The job of a journalist is to create a two-way dialogue, remain objective and to hold those in power accountable. When these principles are betrayed it hurts infinitely worse when it is one of our own, as it was with Corbin Crable.

After hiding an embezzlement scam over the course of four years, and using the funds for his personal spending addiction, Crable, former treasurer of Kansas Collegiate Media, was removed from his position at KCM.

Although no longer working in the journalism community, it is arguable that his actions have only made the lives and jobs of journalists more difficult.

In return for Crable’s apology and him paying back the organization, KCM decided not to press charges. This at best is a slap on the wrist. What KCM is teaching students doesn’t match with what journalism is about at its core.

The Bulletin’s hope is that KCM will seek to have student representation amongst their board. In the end, we are disappointed by Crable’s actions. And we are further disappointed by the actions of KCM.

By choosing not to press charges against Crable, KCM has defied journalism principles. As journalists, we are taught about compassion, finding the truth, reporting on it and working for the governed, not the governors.

Had this crime been committed by a government official, journalism advisers would have pushed their students to cover it. However, while there has been some coverage by campus newspapers, it feels almost like they are holding their breath, and waiting for this to pass.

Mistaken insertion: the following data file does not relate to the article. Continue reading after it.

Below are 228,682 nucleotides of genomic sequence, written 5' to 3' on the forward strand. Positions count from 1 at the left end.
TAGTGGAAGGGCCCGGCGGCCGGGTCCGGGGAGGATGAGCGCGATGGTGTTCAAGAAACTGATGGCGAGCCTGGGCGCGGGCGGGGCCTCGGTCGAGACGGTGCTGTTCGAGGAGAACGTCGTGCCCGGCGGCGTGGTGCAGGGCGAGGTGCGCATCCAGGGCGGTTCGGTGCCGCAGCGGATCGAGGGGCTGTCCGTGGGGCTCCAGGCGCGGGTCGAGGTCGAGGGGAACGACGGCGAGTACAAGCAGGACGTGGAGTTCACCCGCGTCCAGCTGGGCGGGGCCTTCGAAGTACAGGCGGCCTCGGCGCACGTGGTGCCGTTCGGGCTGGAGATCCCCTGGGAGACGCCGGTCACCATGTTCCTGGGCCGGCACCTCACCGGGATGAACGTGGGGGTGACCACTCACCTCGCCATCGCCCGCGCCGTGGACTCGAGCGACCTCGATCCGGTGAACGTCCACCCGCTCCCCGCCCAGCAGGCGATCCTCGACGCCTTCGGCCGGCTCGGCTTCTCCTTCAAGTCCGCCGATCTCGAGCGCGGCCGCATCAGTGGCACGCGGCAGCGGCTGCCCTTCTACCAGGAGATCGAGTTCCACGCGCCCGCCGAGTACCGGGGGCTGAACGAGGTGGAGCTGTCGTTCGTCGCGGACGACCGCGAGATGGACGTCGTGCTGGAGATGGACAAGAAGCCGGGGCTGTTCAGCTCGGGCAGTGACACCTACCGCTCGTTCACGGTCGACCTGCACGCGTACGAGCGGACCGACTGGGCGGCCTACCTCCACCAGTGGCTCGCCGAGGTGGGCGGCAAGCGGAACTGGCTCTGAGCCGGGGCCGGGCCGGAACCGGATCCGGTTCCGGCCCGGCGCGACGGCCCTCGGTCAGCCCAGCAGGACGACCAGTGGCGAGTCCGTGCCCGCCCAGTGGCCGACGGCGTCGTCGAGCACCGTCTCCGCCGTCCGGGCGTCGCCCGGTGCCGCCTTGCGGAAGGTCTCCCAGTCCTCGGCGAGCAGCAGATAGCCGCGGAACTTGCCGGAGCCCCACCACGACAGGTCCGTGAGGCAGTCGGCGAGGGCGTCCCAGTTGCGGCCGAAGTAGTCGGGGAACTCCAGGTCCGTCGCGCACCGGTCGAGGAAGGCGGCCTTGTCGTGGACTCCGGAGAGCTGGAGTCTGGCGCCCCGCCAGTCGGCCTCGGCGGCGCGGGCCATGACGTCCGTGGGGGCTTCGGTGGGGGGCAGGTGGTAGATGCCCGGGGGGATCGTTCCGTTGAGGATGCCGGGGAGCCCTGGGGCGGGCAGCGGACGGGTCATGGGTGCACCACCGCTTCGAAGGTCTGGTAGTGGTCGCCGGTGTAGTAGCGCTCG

By not reporting on this, journalists are failing to do their original duty: to give facts about what happened, no matter the event. This even further displaces trust on journalists and makes it look like we have something to hide.

In his apology statement on his personal Facebook, Crable said, “The remorse I feel due to the pain I have caused all of you is unbearable.”

Crable committed a serious offense and that should not be taken lightly. However, KCM is also at fault for letting Crable go without charges.

Journalists only have their credibility and their name. Crable’s actions have mostly hurt the people he unofficially swore to instruct and protect: journalism students.

KCM, it’s time to do some self reflection as an entity. This wasn’t something inconspicuous or a mishap. It was an embezzlement done by an adviser, someone who was suppose to look out for our best interests, someone who you let walk away nearly unscathed. A public apology will never absolve him or you of that.

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